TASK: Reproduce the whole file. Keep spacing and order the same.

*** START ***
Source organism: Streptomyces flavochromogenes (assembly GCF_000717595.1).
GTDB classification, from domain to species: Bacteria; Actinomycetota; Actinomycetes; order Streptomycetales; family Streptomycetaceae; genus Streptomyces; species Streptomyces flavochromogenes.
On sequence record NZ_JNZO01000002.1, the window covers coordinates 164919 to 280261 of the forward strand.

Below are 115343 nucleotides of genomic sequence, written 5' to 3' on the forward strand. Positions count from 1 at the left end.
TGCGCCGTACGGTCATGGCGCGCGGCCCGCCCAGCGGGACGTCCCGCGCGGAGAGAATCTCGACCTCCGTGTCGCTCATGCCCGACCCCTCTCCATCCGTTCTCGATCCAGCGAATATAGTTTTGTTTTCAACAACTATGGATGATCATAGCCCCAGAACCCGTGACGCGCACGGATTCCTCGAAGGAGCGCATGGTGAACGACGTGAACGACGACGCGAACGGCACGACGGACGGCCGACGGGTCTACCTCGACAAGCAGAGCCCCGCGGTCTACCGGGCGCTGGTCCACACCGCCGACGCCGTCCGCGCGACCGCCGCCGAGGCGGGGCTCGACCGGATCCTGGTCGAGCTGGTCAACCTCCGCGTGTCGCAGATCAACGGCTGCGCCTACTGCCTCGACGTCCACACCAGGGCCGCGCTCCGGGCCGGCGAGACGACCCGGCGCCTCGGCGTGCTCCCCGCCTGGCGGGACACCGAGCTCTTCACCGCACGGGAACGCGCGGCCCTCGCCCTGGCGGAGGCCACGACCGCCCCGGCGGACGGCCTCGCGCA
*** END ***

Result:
Source organism: Streptomyces flavochromogenes (assembly GCF_000717595.1).
GTDB classification, from domain to species: Bacteria; Actinomycetota; Actinomycetes; order Streptomycetales; family Streptomycetaceae; genus Streptomyces; species Streptomyces flavochromogenes.
On sequence record NZ_JNZO01000002.1, the window covers coordinates 164919 to 280261 of the forward strand.

Below are 115343 nucleotides of genomic sequence, written 5' to 3' on the forward strand. Positions count from 1 at the left end.
TGCGCCGTACGGTCATGGCGCGCGGCCCGCCCAGCGGGACGTCCCGCGCGGAGAGAATCTCGACCTCCGTGTCGCTCATGCCCGACCCCTCTCCATCCGTTCTCGATCCAGCGAATATAGTTTTGTTTTCAACAACTATGGATGATCATAGCCCCAGAACCCGTGACGCGCACGGATTCCTCGAAGGAGCGCATGGTGAACGACGTGAACGACGACGCGAACGGCACGACGGACGGCCGACGGGTCTACCTCGACAAGCAGAGCCCCGCGGTCTACCGGGCGCTGGTCCACACCGCCGACGCCGTCCGCGCGACCGCCGCCGAGGCGGGGCTCGACCGGATCCTGGTCGAGCTGGTCAACCTCCGCGTGTCGCAGATCAACGGCTGCGCCTACTGCCTCGACGTCCACACCAGGGCCGCGCTCCGGGCCGGCGAGACGACCCGGCGCCTCGGCGTGCTCCCCGCCTGGCGGGACACCGAGCTCTTCACCGCACGGGAACGCGCGGCCCTCGCCCTGGCGGAGGCCACGACCGCCCCGGCGGACGGCCTCGCGCA